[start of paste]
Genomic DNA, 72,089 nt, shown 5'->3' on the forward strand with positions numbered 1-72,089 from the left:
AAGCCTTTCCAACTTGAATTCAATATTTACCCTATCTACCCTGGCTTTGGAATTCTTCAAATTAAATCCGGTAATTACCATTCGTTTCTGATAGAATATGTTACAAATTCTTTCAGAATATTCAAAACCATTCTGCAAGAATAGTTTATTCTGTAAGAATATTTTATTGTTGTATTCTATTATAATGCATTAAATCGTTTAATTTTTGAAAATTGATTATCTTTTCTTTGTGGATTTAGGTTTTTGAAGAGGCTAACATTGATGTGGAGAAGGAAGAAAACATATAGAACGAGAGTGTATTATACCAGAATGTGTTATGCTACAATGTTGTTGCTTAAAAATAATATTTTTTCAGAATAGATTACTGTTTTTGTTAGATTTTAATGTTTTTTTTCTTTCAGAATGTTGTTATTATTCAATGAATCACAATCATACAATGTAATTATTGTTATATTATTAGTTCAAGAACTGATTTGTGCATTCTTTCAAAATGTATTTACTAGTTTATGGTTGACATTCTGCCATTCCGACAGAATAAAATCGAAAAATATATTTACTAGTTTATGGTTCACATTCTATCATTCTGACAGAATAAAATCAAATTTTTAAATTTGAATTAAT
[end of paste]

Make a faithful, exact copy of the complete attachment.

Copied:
Genomic DNA, 72,089 nt, shown 5'->3' on the forward strand with positions numbered 1-72,089 from the left:
AAGCCTTTCCAACTTGAATTCAATATTTACCCTATCTACCCTGGCTTTGGAATTCTTCAAATTAAATCCGGTAATTACCATTCGTTTCTGATAGAATATGTTACAAATTCTTTCAGAATATTCAAAACCATTCTGCAAGAATAGTTTATTCTGTAAGAATATTTTATTGTTGTATTCTATTATAATGCATTAAATCGTTTAATTTTTGAAAATTGATTATCTTTTCTTTGTGGATTTAGGTTTTTGAAGAGGCTAACATTGATGTGGAGAAGGAAGAAAACATATAGAACGAGAGTGTATTATACCAGAATGTGTTATGCTACAATGTTGTTGCTTAAAAATAATATTTTTTCAGAATAGATTACTGTTTTTGTTAGATTTTAATGTTTTTTTTCTTTCAGAATGTTGTTATTATTCAATGAATCACAATCATACAATGTAATTATTGTTATATTATTAGTTCAAGAACTGATTTGTGCATTCTTTCAAAATGTATTTACTAGTTTATGGTTGACATTCTGCCATTCCGACAGAATAAAATCGAAAAATATATTTACTAGTTTATGGTTCACATTCTATCATTCTGACAGAATAAAATCAAATTTTTAAATTTGAATTAAT